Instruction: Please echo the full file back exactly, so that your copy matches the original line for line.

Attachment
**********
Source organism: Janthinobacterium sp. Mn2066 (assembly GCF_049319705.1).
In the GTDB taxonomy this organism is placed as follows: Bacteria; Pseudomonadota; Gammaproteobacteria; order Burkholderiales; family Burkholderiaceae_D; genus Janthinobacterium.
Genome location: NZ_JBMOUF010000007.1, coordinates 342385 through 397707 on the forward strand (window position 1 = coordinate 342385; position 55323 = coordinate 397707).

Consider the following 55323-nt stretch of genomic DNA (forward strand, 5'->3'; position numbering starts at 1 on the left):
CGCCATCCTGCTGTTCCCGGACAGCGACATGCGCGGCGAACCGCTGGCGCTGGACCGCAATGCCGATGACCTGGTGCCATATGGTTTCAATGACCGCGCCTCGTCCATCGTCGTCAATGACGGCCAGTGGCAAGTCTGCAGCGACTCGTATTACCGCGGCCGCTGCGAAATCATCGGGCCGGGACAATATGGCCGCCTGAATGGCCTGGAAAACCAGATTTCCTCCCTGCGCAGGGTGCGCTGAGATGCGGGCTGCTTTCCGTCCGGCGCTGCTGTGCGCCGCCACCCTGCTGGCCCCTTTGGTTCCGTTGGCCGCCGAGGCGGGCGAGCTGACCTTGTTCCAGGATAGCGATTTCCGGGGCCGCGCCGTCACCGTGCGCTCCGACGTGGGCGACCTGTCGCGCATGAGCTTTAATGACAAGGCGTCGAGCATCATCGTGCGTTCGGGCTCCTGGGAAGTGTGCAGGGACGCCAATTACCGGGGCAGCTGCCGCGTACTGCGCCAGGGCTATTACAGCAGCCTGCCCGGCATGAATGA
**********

Source organism: Janthinobacterium sp. Mn2066 (assembly GCF_049319705.1).
In the GTDB taxonomy this organism is placed as follows: Bacteria; Pseudomonadota; Gammaproteobacteria; order Burkholderiales; family Burkholderiaceae_D; genus Janthinobacterium.
Genome location: NZ_JBMOUF010000007.1, coordinates 342385 through 397707 on the forward strand (window position 1 = coordinate 342385; position 55323 = coordinate 397707).

Consider the following 55323-nt stretch of genomic DNA (forward strand, 5'->3'; position numbering starts at 1 on the left):
CGCCATCCTGCTGTTCCCGGACAGCGACATGCGCGGCGAACCGCTGGCGCTGGACCGCAATGCCGATGACCTGGTGCCATATGGTTTCAATGACCGCGCCTCGTCCATCGTCGTCAATGACGGCCAGTGGCAAGTCTGCAGCGACTCGTATTACCGCGGCCGCTGCGAAATCATCGGGCCGGGACAATATGGCCGCCTGAATGGCCTGGAAAACCAGATTTCCTCCCTGCGCAGGGTGCGCTGAGATGCGGGCTGCTTTCCGTCCGGCGCTGCTGTGCGCCGCCACCCTGCTGGCCCCTTTGGTTCCGTTGGCCGCCGAGGCGGGCGAGCTGACCTTGTTCCAGGATAGCGATTTCCGGGGCCGCGCCGTCACCGTGCGCTCCGACGTGGGCGACCTGTCGCGCATGAGCTTTAATGACAAGGCGTCGAGCATCATCGTGCGTTCGGGCTCCTGGGAAGTGTGCAGGGACGCCAATTACCGGGGCAGCTGCCGCGTACTGCGCCAGGGCTATTACAGCAGCCTGCCCGGCATGAATGA